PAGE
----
20. 20.
    Tan KS, Nackley AG, Satterfield K, Maixner W, Diatchenko L, Flood PM. Beta2 adrenergic receptor activation stimulates pro-inflammatory cytokine production in macrophages via PKA- and NF-kappaB-independent mechanisms. Cell Signal. 2007;19(2):251–60.CrossRefPubMedGoogle Scholar
  21. 21.
    Topkoru BC, Altay O, Duris K, Krafft PR, Yan J, Zhang JH. Nasal administration of recombinant osteopontin attenuates early brain injury after subarachnoid hemorrhage. Stroke. 2013;44(11):3189–94.CrossRefPubMedPubMedCentralGoogle Scholar
  22. 22.
    Zhang JH, Badaut J, Tang J, Obenaus A, Hartman R, Pearce WJ. The vascular neural network—a new paradigm in stroke pathophysiology. Nat Rev Neurol. 2012;8(12):711–6.CrossRefPubMedPubMedCentralGoogle Scholar
  23. 23.
    Zhang JH. Vascular neural network in subarachnoid hemorrhage. Transl Stroke Res. 2014;5(4):423–8.CrossRefPubMedPubMedCentralGoogle Scholar
  24. 24.
    Edvinsson LI, Povlsen GK. Vascular plasticity in cerebrovascular disorders. J Cereb Blood Flow Metab. 2011;31(7):1554–71.CrossRefPubMedPubMedCentralGoogle Scholar
  25. 25.
    Rensen SS, Doevendans PA, van Eys GJ. Regulation and characteristics of vascular smooth muscle cell phenotypic diversity. Neth Heart J. 2007;15(3):100–8.CrossRefPubMedPubMedCentralGoogle Scholar
  26. 26.
    Wu J, Zhang Y, Yang P, Enkhjargal B, Manaenko A, Tang J, et al. Recombinant osteopontin stabilizes smooth muscle cell phenotype via integrin receptor/integrin-linked kinase/Rac-1 pathway after subarachnoid hemorrhage in rats. Stroke. 2016;47(5):1319–27.CrossRefPubMedPubMedCentralGoogle Scholar
  27. 27.
    Shimamura N, Ohkuma H. Phenotypic transformation of smooth muscle in vasospasm after aneurysmal subarachnoid hemorrhage. Transl Stroke Res. 2014;5(3):357–64.CrossRefPubMedGoogle Scholar
  28. 28.
    Tucker RP, Chiquet-Ehrismann R. The regulation of tenascin expression by tissue microenvironments. Biochim Biophys Acta. 2009;1793(5):888–92.CrossRefPubMedGoogle Scholar
  29. 29.
    Udalova IA, Ruhmann M, Thomson SJ, Midwood KS. Expression and immune function of tenascin-C. Crit Rev Immunol. 2011;31(2):115–45.CrossRefPubMedGoogle Scholar
  30. 30.
    Suzuki H, Kinoshita N, Imanaka-Yoshida K, Yoshida T, Taki W. Cerebrospinal fluid tenascin-C increases preceding the development of chronic shunt-dependent hydrocephalus after subarachnoid hemorrhage. Stroke. 2008;39(5):1610–2.CrossRefPubMedGoogle Scholar
  31. 31.
    Suzuki H, Kanamaru K, Shiba M, Fujimoto M, Imanaka-Yoshida K, Yoshida T, et al. Cerebrospinal fluid tenascin-C in cerebral vasospasm after aneurysmal subarachnoid hemorrhage. J Neurosurg Anesthesiol. 2011;23(4):310–7.CrossRefPubMedGoogle Scholar
  32. 32.
    Shiba M, Suzuki H, Fujimoto M, Shimojo N, Imanaka-Yoshida K, Yoshida T, et al. Imatinib mesylate prevents cerebral vasospasm after subarachnoid hemorrhage via inhibiting tenascin-C expression in rats. Neurobiol Dis. 2012;46(1):172–9.CrossRefPubMedGoogle Scholar
  33. 33.
    Shiba M, Fujimoto M, Imanaka-Yoshida K, Yoshida T, Taki W, Suzuki H. Tenascin-C causes neuronal apoptosis after subarachnoid hemorrhage in rats. Transl Stroke Res. 2014;5(2):238–47.CrossRefPubMedGoogle Scholar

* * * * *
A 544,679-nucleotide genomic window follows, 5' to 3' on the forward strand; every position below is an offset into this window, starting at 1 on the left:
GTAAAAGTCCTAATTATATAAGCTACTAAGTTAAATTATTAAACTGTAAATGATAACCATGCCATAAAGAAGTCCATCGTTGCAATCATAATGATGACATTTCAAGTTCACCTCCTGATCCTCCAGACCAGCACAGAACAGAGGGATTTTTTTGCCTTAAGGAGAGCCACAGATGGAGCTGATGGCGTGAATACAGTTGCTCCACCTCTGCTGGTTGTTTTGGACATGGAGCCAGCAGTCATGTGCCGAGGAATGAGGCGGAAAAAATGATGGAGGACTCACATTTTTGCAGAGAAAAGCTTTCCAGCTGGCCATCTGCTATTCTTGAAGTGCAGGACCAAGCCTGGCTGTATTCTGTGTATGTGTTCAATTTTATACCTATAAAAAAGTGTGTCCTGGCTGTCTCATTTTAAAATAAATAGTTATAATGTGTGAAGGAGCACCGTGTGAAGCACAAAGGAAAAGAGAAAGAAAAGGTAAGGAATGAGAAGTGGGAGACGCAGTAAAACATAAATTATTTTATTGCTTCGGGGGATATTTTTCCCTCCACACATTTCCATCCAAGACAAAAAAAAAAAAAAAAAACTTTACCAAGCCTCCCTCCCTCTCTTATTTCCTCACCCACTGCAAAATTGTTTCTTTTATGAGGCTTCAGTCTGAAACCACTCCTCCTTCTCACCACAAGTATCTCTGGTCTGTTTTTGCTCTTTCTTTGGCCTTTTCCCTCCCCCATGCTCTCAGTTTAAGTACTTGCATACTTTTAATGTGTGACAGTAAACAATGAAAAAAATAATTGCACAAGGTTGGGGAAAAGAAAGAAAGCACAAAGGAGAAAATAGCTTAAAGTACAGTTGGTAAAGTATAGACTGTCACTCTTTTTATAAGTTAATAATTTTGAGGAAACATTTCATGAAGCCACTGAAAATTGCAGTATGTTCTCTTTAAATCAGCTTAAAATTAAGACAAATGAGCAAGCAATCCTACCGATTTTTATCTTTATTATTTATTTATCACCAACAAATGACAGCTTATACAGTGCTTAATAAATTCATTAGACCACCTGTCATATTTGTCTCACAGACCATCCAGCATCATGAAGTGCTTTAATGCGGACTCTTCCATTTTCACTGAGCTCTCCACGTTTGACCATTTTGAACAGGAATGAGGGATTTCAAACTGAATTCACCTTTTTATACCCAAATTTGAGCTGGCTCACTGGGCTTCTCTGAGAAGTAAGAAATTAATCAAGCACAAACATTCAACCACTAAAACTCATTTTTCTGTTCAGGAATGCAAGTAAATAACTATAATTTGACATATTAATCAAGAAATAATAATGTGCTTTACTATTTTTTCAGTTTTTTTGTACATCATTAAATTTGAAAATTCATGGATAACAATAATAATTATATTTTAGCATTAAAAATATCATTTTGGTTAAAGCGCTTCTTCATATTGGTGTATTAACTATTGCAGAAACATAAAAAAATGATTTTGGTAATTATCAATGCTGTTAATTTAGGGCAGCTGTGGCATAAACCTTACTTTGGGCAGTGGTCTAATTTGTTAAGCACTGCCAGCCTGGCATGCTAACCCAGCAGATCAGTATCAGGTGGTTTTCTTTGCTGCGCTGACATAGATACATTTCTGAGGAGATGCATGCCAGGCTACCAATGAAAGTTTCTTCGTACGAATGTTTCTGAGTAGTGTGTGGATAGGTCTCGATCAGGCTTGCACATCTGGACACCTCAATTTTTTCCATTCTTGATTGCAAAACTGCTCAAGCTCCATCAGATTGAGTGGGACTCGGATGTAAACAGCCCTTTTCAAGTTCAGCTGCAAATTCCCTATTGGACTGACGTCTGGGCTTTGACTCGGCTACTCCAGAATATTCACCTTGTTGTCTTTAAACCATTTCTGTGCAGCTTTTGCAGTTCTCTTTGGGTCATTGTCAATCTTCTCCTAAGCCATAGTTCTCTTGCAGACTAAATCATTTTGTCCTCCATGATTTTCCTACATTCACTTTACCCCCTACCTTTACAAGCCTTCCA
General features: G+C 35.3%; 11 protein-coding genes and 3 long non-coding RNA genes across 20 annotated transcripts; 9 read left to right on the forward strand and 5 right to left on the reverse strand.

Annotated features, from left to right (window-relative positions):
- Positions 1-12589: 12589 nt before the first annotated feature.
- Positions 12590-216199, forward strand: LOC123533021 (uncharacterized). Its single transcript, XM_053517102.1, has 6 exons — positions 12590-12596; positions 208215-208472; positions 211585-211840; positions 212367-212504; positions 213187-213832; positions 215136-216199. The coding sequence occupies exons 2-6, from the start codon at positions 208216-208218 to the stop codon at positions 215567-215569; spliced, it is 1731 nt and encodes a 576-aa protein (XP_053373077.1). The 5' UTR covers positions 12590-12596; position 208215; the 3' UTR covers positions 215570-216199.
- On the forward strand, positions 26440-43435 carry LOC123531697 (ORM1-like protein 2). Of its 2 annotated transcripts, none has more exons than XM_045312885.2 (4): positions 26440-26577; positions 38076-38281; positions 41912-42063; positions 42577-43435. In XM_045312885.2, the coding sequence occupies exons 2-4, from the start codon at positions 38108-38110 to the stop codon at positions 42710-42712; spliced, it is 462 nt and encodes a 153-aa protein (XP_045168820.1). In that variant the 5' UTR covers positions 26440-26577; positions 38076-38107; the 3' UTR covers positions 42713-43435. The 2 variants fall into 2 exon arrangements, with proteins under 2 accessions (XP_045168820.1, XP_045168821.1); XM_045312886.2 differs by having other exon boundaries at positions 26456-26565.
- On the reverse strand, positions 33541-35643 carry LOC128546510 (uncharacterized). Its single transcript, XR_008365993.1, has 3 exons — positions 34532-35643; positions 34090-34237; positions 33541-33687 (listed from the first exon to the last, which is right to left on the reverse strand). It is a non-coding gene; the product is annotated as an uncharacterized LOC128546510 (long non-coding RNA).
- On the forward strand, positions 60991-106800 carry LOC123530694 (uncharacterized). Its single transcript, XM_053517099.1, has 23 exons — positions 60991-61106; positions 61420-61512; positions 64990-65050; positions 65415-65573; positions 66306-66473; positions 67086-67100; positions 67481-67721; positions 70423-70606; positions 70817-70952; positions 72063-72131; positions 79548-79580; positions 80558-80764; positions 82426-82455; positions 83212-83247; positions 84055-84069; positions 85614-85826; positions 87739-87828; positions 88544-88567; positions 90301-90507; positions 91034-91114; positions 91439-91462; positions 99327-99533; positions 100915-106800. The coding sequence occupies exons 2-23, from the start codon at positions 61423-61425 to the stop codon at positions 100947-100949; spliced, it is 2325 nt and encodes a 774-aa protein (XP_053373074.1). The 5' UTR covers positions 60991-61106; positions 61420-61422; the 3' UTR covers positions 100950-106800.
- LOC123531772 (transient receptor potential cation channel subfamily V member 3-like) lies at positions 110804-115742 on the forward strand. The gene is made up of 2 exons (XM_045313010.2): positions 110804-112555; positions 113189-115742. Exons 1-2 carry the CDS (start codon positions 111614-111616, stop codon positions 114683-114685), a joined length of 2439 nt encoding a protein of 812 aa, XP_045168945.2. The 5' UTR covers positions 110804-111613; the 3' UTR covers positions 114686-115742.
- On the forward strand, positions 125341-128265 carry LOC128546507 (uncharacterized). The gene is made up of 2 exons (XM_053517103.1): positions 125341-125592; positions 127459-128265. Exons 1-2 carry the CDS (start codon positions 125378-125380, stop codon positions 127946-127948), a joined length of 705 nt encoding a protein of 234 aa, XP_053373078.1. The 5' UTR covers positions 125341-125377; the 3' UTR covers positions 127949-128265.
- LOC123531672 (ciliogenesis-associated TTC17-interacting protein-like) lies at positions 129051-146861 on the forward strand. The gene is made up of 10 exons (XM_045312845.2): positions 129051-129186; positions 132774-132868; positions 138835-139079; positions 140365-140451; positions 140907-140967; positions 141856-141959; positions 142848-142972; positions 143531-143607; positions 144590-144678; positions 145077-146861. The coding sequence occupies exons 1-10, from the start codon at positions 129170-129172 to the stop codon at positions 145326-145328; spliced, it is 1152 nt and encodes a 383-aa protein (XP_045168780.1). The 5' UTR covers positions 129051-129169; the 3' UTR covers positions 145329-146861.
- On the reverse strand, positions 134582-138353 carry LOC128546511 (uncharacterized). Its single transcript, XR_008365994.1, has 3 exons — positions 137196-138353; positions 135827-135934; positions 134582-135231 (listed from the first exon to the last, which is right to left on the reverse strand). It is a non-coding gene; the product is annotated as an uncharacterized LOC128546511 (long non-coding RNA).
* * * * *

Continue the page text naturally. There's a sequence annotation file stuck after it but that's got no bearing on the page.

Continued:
34. 34.
    Fujimoto M, Shiba M, Kawakita F, Liu L, Shimojo N, Imanaka-Yoshida K, et al. Deficiency of tenascin-C and attenuation of blood-brain barrier disruption following experimental subarachnoid hemorrhage in mice. J Neurosurg. 2015;124(6):1693–702.CrossRefPubMedGoogle Scholar
  35. 35.
    Zhan Y, Krafft PR, Lekic T, Ma Q, Souvenir R, Zhang JH, et al. Imatinib preserves blood-brain barrier integrity following experimental subarachnoid hemorrhage in rats. J Neurosci Res. 2015;93(1):94–103.CrossRefPubMedGoogle Scholar
  36. 36.
    Cahill J, Calvert JW, Zhang JH. Mechanisms of early brain injury after subarachnoid hemorrhage. J Cereb Blood Flow Metab. 2006;26(11):1341–53.CrossRefPubMedGoogle Scholar
  37. 37.
    Wallner K, Li C, Shah PK, Wu KJ, Schwartz SM, Sharifi BG. EGF-Like domain of tenascin-C is proapoptotic for cultured smooth muscle cells. Arterioscler Thromb Vasc Biol. 2004;24(8):1416–21.CrossRefPubMedGoogle Scholar
  38. 38.
    Kudo A. Periostin in fibrillogenesis for tissue regeneration: periostin actions inside and outside the cell. Cell Mol Life Sci. 2011;68(19):3201–7.CrossRefPubMedPubMedCentralGoogle Scholar
  39. 39.
    Conway SJ, Izuhara K, Kudo Y, Litvin J, Markwald R, Ouyang G, et al. The role of periostin in tissue remodeling across health and disease. Cell Mol Life Sci. 2014;71(7):1279–88.CrossRefPubMedGoogle Scholar
  40. 40.
    Lv S, Liu H, Cui J, Hasegawa T, Hongo H, Feng W, et al. Histochemical examination of cathepsin K, MMP1 and MMP2 in compressed periodontal ligament during orthodontic tooth movement in periostin deficient mice. J Mol Histol. 2014;45(3):303–9.CrossRefPubMedGoogle Scholar
  41. 41.
    Attur M, Yang Q, Shimada K, Tachida Y, Nagase H, Mignatti P, et al. Elevated expression of periostin in human osteoarthritic cartilage and its potential role in matrix degradation via matrix metalloproteinase-13. FASEB J. 2015;29(10):4107–21.CrossRefPubMedPubMedCentralGoogle Scholar
  42. 42.
    Liu L, Kawakita F, Fujimoto M, Nakano F, Imanaka-Yoshida K, Yoshida T, et al. Role of periostin in early brain injury after subarachnoid hemorrhage in mice. Stroke. 2017;48(4):1108–11.CrossRefPubMedGoogle Scholar
  43. 43.
    Kii I, Nishiyama T, Li M, Matsumoto K, Saito M, Amizuka N, et al. Incorporation of tenascin-C into the extracellular matrix by periostin underlies an extracellular meshwork architecture. J Biol Chem. 2010;285(3):2028–39.CrossRefPubMedGoogle Scholar
  44. 44.
    Maruhashi T, Kii I, Saito M, Kudo A. Interaction between periostin and BMP-1 promotes proteolytic activation of lysyl oxidase. J Biol Chem. 2010;285(17):13294–303.CrossRefPubMedPubMedCentralGoogle Scholar

Copyright information

© Springer International Publishing AG 2018

Authors and Affiliations

  1. 1.Department of NeurosurgeryMie University Graduate School of MedicineTsuJapan
  2. 2.Research Center for Matrix BiologyMie University Graduate School of MedicineTsuJapan

Personalised recommendations